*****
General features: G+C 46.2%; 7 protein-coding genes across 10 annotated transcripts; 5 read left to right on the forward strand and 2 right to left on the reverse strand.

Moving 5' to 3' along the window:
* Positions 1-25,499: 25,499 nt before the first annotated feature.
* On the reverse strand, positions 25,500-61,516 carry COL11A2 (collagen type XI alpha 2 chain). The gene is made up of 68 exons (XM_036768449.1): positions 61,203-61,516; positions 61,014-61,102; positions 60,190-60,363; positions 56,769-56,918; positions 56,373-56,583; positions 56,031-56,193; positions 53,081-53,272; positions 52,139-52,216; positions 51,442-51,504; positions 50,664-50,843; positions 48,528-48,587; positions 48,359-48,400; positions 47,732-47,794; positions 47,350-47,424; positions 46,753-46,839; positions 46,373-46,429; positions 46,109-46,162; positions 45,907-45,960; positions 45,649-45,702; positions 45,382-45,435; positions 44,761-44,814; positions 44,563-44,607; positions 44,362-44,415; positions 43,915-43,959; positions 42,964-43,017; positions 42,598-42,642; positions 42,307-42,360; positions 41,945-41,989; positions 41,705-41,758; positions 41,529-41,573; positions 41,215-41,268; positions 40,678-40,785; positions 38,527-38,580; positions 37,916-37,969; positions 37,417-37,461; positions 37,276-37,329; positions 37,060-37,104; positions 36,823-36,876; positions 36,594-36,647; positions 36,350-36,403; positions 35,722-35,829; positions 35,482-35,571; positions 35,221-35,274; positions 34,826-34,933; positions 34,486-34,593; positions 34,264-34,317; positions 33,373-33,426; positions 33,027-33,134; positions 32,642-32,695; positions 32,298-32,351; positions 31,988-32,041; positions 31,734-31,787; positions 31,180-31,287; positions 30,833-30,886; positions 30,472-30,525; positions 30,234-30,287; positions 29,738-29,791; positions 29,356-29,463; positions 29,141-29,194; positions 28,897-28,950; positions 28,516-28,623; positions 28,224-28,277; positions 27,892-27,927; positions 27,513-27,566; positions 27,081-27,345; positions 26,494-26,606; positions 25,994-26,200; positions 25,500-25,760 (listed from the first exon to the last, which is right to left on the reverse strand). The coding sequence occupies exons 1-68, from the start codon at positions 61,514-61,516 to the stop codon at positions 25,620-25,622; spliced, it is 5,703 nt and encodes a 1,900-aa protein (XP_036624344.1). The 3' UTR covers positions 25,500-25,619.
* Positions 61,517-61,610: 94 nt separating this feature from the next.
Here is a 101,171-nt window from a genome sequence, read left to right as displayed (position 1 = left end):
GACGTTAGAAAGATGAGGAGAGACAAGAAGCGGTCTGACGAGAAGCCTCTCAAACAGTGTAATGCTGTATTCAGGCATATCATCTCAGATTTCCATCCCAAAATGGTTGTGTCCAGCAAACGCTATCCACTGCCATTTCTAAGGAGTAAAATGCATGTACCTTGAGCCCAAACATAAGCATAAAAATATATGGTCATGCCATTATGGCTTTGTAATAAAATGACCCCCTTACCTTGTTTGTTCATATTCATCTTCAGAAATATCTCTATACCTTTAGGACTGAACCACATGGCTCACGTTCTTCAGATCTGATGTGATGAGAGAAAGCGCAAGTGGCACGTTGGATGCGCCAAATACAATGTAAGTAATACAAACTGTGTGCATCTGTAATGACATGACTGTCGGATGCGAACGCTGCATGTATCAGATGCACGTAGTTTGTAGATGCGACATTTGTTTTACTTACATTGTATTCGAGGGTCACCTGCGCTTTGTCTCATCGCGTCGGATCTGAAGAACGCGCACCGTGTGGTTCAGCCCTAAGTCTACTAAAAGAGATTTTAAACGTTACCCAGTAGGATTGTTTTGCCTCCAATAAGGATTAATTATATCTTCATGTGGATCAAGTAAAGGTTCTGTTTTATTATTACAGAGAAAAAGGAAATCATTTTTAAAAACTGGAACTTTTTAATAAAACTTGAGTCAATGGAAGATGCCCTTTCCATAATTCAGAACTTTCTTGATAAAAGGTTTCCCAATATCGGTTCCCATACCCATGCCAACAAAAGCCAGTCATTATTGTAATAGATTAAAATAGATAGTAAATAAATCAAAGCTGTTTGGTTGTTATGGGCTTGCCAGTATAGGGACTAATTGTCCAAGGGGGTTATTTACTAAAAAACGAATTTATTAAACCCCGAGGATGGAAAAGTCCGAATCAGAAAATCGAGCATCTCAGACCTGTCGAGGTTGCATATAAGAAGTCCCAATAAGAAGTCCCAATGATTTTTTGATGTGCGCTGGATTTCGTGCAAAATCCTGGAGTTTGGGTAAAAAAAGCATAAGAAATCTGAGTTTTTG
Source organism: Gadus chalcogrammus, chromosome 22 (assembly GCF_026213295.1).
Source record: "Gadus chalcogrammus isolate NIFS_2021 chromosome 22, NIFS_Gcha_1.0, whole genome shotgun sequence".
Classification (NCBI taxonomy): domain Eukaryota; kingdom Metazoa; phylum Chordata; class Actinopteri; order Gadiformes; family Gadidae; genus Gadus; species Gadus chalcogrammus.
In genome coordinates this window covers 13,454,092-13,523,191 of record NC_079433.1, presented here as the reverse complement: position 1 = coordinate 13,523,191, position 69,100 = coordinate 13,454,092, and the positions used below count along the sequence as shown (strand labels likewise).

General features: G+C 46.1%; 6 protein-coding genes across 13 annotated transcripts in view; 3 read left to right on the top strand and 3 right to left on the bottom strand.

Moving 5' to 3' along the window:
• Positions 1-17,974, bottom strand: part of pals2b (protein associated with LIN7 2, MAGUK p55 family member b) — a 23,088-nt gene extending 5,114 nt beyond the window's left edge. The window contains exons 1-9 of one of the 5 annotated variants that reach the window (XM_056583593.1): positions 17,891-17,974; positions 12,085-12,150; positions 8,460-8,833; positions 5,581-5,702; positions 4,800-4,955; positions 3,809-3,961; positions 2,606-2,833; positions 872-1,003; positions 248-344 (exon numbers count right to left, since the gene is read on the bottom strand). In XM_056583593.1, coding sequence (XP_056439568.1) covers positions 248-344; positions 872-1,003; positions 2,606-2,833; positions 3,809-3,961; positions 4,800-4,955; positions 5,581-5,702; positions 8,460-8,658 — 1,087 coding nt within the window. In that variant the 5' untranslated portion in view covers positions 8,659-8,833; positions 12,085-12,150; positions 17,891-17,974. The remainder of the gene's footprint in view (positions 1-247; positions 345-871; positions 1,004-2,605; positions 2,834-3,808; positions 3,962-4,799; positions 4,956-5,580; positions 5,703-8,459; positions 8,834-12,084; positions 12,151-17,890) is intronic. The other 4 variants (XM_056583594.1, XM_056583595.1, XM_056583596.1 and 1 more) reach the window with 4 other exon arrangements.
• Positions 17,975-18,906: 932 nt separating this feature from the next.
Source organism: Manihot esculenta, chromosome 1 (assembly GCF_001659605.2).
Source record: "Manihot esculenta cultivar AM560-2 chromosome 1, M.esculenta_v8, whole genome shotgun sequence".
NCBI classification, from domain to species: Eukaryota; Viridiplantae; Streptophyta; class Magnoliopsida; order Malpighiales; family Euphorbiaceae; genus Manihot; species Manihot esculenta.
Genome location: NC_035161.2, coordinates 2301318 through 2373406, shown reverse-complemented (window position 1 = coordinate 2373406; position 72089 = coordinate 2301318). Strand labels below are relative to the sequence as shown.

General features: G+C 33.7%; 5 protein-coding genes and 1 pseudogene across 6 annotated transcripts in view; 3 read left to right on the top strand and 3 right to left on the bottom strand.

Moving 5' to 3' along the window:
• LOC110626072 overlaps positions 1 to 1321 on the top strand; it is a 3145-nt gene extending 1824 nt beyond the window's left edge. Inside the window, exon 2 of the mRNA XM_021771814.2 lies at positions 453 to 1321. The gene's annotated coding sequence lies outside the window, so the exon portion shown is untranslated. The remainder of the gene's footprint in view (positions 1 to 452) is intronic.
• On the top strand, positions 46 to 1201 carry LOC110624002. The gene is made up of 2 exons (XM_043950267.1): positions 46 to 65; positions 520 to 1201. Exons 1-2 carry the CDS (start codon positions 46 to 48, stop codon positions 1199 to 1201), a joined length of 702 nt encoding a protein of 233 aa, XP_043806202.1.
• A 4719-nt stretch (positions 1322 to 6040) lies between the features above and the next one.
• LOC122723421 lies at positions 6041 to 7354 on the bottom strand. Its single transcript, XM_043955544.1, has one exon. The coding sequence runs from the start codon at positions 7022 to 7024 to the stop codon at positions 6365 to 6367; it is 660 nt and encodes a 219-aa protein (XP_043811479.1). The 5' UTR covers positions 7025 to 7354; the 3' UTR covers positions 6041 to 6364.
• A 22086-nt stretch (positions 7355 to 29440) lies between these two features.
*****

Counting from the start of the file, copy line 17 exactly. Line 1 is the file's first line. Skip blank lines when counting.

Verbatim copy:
Source record: "Manihot esculenta cultivar AM560-2 chromosome 1, M.esculenta_v8, whole genome shotgun sequence".